Bars and stem, $50? depends on what your after, but most SR stems like that bike uses are going in the $35-45 range, and handle bars about the same. Again, you gotta add shipping because none of these items are coming from the same source.
You need a new old stock crankset, even a cheaper vintage crankset will run you $50, then add a BB for another $35 or so with more shipping.
Then you have brakes, two new old stock calipers or a whole brake set in a box will likely cost you close to $80 if you get lucky and spot one on fleabay.
Again, likely there will be more shipping.
You also need bar tape, and end plugs, another $20, maybe more.
With all these parts, you still have some added labor, your time hunting it all down, and then making it all work together. Plus, chances are you'll splurge a bit here and there, maybe a better saddle, maybe a Brooks B17? Then figure closer to $100 for the saddle, maybe a lighter forged crankset, another $100 or so and so on.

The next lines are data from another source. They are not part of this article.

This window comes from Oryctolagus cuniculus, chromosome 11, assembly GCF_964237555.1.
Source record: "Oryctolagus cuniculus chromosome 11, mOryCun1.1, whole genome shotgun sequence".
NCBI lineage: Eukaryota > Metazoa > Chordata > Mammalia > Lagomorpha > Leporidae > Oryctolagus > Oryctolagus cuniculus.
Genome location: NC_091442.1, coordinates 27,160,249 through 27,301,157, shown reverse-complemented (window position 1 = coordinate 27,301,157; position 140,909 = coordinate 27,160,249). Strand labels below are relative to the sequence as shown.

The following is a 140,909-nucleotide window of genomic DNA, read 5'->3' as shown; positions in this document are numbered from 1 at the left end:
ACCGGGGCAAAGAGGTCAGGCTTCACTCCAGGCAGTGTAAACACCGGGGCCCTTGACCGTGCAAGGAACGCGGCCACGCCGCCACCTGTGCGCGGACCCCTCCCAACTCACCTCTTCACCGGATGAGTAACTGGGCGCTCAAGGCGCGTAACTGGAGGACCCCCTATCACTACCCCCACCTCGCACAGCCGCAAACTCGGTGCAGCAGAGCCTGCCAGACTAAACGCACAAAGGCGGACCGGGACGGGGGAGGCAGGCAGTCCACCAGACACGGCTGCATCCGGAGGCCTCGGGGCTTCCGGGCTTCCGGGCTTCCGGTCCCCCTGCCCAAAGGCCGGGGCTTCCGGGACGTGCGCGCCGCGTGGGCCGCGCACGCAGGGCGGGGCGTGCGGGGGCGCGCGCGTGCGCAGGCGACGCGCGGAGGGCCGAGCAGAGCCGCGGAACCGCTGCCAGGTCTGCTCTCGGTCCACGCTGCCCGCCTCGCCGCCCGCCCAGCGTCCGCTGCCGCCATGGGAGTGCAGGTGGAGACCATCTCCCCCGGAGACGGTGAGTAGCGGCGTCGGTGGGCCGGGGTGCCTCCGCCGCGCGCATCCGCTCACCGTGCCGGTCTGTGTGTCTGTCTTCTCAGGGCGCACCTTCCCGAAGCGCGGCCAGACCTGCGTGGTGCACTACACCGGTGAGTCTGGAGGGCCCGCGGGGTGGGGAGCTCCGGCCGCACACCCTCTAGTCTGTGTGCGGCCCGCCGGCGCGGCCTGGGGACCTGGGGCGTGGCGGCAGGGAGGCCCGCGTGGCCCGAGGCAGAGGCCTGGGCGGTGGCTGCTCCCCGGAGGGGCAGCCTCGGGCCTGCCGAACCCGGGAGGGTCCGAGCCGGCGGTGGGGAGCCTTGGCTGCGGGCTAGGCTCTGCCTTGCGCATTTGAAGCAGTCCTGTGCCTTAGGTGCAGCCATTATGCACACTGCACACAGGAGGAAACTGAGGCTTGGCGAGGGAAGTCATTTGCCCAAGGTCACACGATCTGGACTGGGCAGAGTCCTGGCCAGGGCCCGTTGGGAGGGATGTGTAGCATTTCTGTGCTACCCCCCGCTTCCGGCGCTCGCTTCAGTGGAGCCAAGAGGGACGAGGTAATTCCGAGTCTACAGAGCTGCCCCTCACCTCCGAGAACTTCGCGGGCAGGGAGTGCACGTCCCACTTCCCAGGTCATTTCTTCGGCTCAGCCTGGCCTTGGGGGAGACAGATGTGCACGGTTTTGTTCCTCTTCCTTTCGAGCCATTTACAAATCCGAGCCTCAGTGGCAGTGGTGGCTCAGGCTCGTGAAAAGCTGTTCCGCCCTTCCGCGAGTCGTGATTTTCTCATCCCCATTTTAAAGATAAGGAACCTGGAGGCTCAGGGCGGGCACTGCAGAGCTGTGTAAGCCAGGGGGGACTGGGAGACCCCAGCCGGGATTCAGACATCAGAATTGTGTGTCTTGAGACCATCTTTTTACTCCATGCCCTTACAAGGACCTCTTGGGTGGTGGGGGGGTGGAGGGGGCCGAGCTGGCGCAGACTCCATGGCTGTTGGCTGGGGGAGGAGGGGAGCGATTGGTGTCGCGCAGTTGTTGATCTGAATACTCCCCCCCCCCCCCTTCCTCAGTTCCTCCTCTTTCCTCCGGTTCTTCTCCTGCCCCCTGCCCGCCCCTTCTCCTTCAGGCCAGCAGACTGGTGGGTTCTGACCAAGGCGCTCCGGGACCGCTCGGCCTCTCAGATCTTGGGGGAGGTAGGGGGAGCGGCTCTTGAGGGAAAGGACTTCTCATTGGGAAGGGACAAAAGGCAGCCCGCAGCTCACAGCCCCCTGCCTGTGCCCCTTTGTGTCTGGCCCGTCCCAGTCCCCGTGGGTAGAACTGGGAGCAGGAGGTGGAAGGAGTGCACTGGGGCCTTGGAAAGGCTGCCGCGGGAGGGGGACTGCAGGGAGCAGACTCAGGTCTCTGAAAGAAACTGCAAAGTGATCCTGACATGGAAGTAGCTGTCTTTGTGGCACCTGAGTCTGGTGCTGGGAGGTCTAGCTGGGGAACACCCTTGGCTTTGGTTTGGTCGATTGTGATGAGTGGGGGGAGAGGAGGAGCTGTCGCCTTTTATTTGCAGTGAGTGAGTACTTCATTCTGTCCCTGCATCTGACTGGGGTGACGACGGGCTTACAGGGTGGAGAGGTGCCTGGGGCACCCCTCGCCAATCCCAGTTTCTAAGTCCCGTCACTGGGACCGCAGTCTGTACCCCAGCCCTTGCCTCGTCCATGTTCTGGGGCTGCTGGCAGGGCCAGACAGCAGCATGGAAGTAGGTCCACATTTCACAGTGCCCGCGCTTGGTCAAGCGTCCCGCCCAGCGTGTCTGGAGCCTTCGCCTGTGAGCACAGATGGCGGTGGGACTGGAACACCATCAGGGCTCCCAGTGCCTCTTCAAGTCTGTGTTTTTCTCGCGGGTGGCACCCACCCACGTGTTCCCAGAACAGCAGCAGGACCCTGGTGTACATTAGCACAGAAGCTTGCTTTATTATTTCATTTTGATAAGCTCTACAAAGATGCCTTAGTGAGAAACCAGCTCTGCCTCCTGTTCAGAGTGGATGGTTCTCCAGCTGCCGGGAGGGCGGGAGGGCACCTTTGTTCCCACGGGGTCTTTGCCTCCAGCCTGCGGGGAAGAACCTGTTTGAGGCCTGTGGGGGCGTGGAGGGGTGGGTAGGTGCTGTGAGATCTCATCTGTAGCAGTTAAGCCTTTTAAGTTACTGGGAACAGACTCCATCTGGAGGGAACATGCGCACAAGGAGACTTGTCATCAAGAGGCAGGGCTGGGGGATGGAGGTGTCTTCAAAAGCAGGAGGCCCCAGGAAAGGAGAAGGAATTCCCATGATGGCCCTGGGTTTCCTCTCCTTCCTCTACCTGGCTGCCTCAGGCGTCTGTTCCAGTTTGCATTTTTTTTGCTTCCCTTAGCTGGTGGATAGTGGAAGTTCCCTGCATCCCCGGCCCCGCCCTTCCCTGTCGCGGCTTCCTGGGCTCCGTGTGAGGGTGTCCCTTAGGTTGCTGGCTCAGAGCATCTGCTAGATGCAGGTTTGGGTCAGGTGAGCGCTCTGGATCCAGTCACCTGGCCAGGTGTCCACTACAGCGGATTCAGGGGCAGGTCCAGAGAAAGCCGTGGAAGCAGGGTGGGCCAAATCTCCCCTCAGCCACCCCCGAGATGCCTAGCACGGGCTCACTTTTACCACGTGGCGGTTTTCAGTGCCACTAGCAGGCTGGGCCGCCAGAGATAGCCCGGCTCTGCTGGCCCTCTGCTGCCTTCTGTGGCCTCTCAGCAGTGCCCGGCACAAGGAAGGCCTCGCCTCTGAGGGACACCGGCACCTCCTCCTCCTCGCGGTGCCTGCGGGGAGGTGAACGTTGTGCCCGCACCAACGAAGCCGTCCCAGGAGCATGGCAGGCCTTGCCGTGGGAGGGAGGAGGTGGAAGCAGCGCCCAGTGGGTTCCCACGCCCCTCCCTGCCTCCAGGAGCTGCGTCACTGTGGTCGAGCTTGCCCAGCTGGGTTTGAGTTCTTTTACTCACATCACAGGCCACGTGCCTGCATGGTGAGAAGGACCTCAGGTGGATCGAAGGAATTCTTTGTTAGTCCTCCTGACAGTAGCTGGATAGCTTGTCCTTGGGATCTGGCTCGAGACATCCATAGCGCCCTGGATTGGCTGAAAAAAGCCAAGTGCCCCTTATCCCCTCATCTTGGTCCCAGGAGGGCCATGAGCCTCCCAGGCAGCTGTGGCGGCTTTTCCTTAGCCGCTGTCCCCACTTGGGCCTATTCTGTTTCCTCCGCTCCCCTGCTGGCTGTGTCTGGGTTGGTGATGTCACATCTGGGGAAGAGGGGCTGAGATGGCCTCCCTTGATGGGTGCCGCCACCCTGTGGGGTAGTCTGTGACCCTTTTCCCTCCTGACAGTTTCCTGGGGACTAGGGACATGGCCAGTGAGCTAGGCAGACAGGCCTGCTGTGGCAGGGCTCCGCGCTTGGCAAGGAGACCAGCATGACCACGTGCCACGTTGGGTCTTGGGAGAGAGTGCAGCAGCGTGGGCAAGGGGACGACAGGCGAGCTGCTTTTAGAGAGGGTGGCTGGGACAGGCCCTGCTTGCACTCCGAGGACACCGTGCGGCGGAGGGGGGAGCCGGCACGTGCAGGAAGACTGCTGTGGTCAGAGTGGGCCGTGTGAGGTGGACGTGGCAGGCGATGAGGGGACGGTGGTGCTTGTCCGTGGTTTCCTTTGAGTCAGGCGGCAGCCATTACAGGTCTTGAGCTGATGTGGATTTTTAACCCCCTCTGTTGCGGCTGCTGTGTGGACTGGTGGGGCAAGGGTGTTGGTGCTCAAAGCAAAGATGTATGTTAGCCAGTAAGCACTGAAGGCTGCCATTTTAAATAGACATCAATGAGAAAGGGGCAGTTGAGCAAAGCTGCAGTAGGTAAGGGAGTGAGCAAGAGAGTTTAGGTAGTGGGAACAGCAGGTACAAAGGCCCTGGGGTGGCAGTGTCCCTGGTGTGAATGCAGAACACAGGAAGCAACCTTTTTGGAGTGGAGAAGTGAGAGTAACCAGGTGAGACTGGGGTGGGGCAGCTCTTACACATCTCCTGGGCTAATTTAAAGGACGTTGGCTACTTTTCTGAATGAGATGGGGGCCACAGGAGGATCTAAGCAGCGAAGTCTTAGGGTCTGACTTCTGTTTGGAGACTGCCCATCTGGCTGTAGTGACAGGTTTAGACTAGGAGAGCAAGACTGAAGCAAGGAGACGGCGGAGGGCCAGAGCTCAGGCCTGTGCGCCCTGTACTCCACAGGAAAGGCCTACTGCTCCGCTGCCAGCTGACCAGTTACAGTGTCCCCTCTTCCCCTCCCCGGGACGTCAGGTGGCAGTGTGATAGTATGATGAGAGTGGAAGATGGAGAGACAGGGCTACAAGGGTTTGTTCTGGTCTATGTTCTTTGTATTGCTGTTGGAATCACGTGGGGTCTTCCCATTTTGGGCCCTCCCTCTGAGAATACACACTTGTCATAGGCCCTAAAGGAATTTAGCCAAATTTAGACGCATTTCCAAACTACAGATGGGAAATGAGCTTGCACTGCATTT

Building something like this starting with a used frame, your looking at first buying the frame, stripping it and paying someone to properly refinish it and replace all the lettering or decals. I just repainted a 1950's Raleigh Sports, I paid $100 for the bike in fair shape with mismatched paint on various parts. It was made up from three different bikes. The paint alone cost me $165, by the time I bought primer, filler primer, sealer, and the black lacquer, then a bottle of gold One shot to redo all the pinstripes, another 9 hours making up all the jigs to repaint the pinstripes exactly as they belong, plus a reproduction water slide decal set, added another $50 plus shipping from the UK, the whole repaint cost me over $300 before any labor is figured and I have over 30 hours in it so far. AND, when its all done, it'll just be another restored old Raleigh Sports. Not an original, and likely too perfect to really use the way I'd like to because I've got way too much money and time in it making it perfect.